Report | 2019
China 2050 A Fully Developed Rich Zero-Carbon EconomyDownload the report below
The Paris Agreement committed the world to limit global warming to well below 2°C and to keep it as close as possible to 1.5°C above preindustrial levels. The latest IPCC report has warned the world of the major negative impacts on humanity and the planet of a rise in global temperatures of 1.5°C, and the even more dramatic consequences of 2°C global warming. It therefore urges the world to aim for 1.5°C and recommends achieving net zero CO2 emissions globally by 2050.
The Energy Transitions Commission (ETC)—a coalition of business, finance and civil society leaders from across the spectrum of energy producing and using industries—supports the ideal objective of limiting global warming to 1.5°C and, at the very least, well below 2°C.
To reach this target, it is essential for the world’s energy and industrial systems to achieve net-zero CO2 emissions within themselves. China, as one of the world’s major CO2 emitters, has a strategic role to reduce and eventually eliminate emissions from all sectors by mid-century, given its scale of economy and its crucial role in the global value chain.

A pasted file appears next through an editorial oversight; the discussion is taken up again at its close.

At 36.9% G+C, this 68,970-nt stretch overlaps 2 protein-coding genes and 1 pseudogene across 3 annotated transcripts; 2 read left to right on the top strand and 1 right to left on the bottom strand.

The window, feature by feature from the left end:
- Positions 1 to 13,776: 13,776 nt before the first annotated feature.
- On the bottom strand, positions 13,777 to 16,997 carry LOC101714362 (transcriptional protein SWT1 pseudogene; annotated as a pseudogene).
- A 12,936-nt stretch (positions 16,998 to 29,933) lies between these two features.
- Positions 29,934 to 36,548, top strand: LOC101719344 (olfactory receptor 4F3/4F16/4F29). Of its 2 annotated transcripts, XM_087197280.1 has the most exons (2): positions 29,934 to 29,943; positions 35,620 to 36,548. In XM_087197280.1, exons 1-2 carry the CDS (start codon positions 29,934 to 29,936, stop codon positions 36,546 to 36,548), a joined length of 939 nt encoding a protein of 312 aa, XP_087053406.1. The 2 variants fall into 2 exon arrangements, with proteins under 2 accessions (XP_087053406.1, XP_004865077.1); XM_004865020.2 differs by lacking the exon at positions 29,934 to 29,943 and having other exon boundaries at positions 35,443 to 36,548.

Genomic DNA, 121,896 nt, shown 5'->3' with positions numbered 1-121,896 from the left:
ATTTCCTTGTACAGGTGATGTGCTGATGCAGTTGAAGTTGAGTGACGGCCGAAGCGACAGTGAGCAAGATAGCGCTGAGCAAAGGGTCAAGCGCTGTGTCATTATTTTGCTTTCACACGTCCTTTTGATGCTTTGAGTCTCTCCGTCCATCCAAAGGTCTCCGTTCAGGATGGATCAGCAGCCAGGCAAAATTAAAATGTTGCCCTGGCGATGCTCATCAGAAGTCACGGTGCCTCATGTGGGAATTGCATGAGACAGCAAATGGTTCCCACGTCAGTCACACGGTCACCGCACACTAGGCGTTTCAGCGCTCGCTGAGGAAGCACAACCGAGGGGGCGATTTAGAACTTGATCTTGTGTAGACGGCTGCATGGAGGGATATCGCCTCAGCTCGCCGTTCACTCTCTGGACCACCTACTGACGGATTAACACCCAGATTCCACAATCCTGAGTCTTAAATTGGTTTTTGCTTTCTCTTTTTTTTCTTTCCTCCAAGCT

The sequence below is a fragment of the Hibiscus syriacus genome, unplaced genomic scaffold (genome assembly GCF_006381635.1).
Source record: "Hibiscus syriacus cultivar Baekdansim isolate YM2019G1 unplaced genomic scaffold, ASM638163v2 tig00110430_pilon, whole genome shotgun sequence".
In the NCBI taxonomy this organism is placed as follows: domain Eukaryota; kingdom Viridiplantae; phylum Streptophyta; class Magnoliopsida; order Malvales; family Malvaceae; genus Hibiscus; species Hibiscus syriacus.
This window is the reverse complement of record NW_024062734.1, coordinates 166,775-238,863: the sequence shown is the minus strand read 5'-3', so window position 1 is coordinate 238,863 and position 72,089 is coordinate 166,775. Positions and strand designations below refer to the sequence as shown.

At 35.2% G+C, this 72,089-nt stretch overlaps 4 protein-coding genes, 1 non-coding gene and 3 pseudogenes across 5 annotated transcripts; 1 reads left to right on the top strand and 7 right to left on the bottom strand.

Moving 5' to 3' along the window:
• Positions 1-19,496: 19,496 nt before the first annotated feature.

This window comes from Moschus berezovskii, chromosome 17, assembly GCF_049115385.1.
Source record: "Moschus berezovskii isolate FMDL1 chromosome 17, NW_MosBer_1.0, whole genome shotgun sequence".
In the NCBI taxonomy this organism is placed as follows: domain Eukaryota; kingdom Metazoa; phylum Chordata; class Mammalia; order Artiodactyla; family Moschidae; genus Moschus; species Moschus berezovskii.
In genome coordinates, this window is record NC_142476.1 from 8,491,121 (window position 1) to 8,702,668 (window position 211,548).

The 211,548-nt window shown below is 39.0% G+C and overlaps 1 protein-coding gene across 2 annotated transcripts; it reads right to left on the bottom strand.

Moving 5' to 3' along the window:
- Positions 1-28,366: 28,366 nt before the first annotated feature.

Following the ETC’s Mission Possible global report, the ETC launched a new report, China 2050: A Fully Developed Rich Zero-Carbon Economy, together with Rocky Mountain Institute’s (RMI’s) China team. It sets out an optimistic but realistic message—it is technically possible to decarbonize the harder-to-abate sectors of the Chinese economy by mid-century, when China is well placed to become a developed economy. The transition would cost less than 1 percent of GDP, with only a minor impact on consumer prices. The technologies required to achieve this already exist, although several still need to reach commercial viability and localization in China. Also, the feasibility of the transition does not rely on the assumption that there will be fundamental and currently unknown research breakthroughs. Furthermore, China is well placed to gain technological competitive advantage from the transition to net zero emissions.